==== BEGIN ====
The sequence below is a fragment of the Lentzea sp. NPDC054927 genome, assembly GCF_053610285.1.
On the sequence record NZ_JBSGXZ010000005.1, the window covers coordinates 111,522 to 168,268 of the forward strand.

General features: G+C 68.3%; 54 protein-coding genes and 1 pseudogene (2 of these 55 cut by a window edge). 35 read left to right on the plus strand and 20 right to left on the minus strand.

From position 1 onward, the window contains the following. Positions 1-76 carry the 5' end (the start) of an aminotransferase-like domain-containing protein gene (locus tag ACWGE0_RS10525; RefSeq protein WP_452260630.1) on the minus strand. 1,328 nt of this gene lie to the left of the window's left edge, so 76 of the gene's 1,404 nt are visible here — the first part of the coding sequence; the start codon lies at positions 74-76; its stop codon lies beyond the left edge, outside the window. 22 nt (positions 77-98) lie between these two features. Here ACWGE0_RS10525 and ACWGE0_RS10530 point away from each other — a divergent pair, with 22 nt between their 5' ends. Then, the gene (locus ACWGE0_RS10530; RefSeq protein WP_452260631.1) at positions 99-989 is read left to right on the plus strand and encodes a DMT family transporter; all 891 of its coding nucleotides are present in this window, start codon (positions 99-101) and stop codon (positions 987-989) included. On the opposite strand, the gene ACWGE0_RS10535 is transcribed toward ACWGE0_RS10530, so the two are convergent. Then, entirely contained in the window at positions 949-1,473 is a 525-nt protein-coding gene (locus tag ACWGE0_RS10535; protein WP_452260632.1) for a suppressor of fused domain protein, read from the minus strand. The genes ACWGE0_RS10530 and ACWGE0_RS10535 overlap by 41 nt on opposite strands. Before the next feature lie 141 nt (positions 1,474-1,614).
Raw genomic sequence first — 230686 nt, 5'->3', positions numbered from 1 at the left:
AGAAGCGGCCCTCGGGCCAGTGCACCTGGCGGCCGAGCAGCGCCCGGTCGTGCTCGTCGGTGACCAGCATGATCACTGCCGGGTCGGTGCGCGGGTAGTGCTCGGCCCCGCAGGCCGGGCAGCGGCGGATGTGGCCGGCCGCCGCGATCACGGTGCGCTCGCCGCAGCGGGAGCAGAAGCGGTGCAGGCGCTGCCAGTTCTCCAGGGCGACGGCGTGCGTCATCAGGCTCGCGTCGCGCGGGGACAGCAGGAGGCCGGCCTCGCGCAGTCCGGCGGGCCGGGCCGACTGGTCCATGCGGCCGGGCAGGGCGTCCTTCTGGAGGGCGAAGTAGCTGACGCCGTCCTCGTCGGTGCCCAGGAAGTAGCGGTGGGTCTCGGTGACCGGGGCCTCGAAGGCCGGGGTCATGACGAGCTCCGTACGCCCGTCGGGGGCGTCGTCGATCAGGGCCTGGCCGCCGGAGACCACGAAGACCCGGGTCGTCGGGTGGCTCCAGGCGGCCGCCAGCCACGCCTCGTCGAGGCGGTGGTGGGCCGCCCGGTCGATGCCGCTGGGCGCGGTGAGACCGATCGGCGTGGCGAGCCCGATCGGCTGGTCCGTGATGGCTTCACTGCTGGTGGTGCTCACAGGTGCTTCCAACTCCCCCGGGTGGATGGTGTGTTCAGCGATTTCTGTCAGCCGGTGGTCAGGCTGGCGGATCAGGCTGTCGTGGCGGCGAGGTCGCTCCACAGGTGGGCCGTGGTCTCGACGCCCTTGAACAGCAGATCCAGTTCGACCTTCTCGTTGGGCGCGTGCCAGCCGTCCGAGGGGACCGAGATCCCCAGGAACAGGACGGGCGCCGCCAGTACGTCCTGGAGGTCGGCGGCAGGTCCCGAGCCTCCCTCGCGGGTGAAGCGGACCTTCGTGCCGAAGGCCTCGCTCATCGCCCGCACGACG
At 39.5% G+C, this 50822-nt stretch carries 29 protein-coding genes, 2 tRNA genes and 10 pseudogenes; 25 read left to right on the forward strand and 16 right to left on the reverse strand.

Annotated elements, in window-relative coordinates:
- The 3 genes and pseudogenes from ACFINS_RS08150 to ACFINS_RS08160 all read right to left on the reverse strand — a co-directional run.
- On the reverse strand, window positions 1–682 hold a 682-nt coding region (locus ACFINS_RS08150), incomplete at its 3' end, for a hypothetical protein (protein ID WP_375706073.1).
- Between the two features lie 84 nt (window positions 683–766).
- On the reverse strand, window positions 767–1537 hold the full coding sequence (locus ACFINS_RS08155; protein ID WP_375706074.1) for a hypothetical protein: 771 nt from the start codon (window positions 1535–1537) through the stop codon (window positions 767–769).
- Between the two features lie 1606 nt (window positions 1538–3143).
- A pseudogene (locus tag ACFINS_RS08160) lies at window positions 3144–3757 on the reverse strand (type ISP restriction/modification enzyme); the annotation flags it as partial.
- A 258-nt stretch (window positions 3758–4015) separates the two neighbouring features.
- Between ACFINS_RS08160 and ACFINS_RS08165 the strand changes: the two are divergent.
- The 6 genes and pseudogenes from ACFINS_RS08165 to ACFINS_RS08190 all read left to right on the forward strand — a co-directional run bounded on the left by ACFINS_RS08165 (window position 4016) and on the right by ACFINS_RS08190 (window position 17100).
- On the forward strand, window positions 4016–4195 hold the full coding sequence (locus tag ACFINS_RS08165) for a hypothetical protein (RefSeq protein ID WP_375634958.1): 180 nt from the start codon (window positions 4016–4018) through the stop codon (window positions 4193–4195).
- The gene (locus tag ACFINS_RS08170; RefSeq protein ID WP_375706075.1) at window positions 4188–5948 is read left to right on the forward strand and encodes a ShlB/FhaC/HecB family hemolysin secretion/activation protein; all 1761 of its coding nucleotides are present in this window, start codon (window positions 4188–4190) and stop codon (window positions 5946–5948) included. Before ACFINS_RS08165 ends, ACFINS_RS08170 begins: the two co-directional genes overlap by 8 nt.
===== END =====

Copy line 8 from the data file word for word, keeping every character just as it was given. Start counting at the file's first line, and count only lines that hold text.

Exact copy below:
Annotated elements, in window-relative coordinates: